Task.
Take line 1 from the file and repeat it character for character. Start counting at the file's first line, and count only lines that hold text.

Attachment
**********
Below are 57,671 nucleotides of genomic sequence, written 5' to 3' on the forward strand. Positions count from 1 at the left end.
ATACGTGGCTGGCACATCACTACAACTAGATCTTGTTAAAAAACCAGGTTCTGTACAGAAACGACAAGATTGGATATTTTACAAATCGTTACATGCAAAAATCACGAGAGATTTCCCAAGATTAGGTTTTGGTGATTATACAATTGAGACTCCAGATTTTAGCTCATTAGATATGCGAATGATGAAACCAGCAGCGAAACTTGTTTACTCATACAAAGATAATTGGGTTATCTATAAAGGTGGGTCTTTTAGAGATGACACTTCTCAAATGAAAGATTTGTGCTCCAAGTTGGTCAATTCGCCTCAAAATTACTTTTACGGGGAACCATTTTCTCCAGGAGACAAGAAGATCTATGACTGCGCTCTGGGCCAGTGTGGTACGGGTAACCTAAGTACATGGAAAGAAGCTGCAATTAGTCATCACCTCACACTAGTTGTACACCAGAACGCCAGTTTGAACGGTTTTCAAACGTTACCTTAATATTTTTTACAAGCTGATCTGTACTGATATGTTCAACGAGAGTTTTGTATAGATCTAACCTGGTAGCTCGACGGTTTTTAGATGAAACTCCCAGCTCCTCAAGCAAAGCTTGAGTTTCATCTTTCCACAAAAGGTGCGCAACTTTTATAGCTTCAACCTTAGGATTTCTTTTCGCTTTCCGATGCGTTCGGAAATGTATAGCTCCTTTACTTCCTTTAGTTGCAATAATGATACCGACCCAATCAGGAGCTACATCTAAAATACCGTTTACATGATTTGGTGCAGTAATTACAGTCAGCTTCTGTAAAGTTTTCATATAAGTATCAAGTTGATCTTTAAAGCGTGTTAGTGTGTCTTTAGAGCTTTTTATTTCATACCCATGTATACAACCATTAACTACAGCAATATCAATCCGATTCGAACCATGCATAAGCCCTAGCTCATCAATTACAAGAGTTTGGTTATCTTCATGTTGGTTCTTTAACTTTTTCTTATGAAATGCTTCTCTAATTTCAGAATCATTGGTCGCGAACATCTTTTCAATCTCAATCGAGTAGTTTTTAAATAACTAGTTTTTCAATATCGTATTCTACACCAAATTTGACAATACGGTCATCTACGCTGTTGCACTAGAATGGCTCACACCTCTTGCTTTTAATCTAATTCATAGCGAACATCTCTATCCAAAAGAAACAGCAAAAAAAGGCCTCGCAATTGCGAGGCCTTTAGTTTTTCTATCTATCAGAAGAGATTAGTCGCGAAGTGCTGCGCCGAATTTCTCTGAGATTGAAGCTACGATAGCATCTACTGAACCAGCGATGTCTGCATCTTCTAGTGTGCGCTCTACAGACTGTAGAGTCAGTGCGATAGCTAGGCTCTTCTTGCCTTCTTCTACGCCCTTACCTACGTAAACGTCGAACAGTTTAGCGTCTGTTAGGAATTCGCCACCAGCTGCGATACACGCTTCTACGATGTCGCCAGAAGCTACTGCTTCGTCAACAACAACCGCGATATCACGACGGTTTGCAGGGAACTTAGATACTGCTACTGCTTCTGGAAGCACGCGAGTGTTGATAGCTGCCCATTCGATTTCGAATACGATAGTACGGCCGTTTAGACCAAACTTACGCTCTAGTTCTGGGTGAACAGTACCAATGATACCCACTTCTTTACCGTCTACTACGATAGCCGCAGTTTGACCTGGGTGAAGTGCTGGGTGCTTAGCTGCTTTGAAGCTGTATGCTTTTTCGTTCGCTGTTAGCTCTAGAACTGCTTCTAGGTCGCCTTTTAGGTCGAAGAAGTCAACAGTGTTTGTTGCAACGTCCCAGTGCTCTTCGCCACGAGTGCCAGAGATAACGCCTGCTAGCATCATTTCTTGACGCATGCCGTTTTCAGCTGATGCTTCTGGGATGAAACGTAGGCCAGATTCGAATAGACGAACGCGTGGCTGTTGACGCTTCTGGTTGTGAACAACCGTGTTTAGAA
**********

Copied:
Below are 57,671 nucleotides of genomic sequence, written 5' to 3' on the forward strand. Positions count from 1 at the left end.